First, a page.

Can Lawns be Sustainable?

By Steven Cline, Ph.D.

Organic LawnThere is much confusion with the term “sustainable” as it pertains to gardening. The general interpretation relates the actions we take today with its impact on the resources of tomorrow. So, you could ask the question, are we wasting resources for more than it is worth and what alternatives are out there that might offer lower energy costs. It’s a big question that should be addressed in a practical manner for each part in the management of landscapes.

At home, we gardeners deal with lawns and gardens of all types. By sheer area, lawns dominate the landscape. We have over 40 million acres of land devoted to cultivated turfgrass in the U.S., and three-quarters of this is wrapped up in home lawns. Care and maintenance costs us $30 billion each year by industry estimates. That’s a lot of resources, which leads one to question whether lawns are eating more resources than they should. Let’s stack up the benefits. Here are ten things that lawns do for us and our environment:

  1. Stabilize soil against erosion from wind and water.
  2. Retain rainwater to recharge underground supplies.
  3. Filter dust and particulates from the air.
  4. Cool the air temperature by 7 to 14 F lowering energy costs in summer.
  5. Add organic matter to improve soil structure and water infiltration.
  6. Consume carbon dioxide and add oxygen to the atmosphere.
  7. Reduce the noise by absorbing sound.
  8. Decrease glare and heat transfer of reflected light.
  9. Increase safety in recreational use.
  10. Contribute to person’s well being.

Not so bad, right? So, it’s not a question of ‘should we have lawns,” but perhaps a question of “how much energy do we spend developing and maintaining a home lawn?” If you were to line up the dollar cost of lawn management from the highest to the lowest, it would be of no surprise that mowing is at the top of the list, followed by watering, fertilization and weed/pest control. Environmentally, you could keep this order the same in the cost of resources and impact on our lives. In California alone, 17 million gallons of gas is spilled filling mowers each year. How can we reduce these costs?

One approach would be to minimize lawn space and replace with ground covers and mulch. Especially in locations where maintenance is difficult or a safety issues (slopes), or cultural conditions make growing turfgrass difficult (under trees). In those cases, ground cover plants and mulch may be more desirable than a light-starved, sickly lawn.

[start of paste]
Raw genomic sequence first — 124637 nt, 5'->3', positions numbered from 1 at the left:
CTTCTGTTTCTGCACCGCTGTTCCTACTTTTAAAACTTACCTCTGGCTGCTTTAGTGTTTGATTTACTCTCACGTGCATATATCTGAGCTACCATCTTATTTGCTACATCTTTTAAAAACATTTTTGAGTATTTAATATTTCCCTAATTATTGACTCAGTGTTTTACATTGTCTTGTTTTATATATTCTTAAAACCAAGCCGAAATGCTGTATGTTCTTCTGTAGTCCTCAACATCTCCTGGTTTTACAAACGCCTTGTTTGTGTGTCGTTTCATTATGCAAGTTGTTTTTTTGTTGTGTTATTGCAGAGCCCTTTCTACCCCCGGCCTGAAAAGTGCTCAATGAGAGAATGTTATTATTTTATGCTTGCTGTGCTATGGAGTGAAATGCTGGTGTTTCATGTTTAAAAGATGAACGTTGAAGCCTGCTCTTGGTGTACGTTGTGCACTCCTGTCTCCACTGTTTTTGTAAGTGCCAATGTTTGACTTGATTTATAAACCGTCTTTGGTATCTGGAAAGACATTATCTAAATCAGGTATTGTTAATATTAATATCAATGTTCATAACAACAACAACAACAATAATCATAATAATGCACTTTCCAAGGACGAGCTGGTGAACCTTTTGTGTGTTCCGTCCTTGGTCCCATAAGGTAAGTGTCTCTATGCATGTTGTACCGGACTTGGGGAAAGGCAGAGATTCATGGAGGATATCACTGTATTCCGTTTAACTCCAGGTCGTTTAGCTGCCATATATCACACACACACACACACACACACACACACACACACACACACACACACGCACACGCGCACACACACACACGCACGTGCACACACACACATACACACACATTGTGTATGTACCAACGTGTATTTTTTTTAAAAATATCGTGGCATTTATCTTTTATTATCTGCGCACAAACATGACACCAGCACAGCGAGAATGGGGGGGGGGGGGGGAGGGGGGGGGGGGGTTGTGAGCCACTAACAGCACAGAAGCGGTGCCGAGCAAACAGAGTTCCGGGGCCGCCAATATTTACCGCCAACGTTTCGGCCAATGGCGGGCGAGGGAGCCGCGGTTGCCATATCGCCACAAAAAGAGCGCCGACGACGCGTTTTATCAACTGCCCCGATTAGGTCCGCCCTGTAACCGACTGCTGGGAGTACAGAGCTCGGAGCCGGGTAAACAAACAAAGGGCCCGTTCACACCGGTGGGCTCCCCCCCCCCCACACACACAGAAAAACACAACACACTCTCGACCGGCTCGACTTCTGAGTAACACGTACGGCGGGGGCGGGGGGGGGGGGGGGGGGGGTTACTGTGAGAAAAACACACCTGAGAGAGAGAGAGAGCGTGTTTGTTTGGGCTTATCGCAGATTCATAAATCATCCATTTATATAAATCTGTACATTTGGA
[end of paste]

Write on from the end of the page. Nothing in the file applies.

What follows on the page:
In areas where turf lawns are desired, we can still reduce weed control, watering and fertilizing by wisely preparing, planting and maintaining the lawn. A healthy lawn with a good root system, mowed high, watered in the morning, fertilized sparingly in the spring and “fed” just before its high growth period (fall for fescue/bluegrass and early summer for zoysiagrass) will be more sustainable. Healthy lawns require less water, less pest control, less weed control and pay back all the benefits above. Mowing is the one thing we cannot get away from. Timely mowing is an advantage. Waiting too long to mow is as bad as scalping the lawn in attempts to lengthen the mowing frequency. Despite recent efforts to promote them, push mowers simply are not for everyone. But as gas prices go up, you might consider a battery mower. I have used one for 10 years on the same battery.

Watering seems pretty straightforward – the goal is to water in the morning, deeply (4 to 6 inches) and slowly so that the soil takes it up with less going down the street. In practice, because of varying soil types and saturation rates, this sometimes involves a more complicated schedule.

Fertilizers? To improve your sustainability quotient, stay away from step programs because they apply more that you need and include herbicides, insecticides and fungicides you may not need; try instead some slow-release forms so the nutrients are more easily absorbed by the lawn.

Lastly, if you have a problem, get help. Start with a soil test then go to the garden center or local experts for diagnosis. Don’t assume its grubs. Odds are it’s not. Sustainable lawns are possible without sacrificing the benefits. Make a move to improve your approach in 2008.

Steven Cline is the director of The Kemper Center for Home Gardening at Missouri Botanical Garden in St Louis MO.


About Mike Perry

Husband, Father, DIYer, Gardener, Runner, Tea-Drinker, Traditional Wet Shaver...
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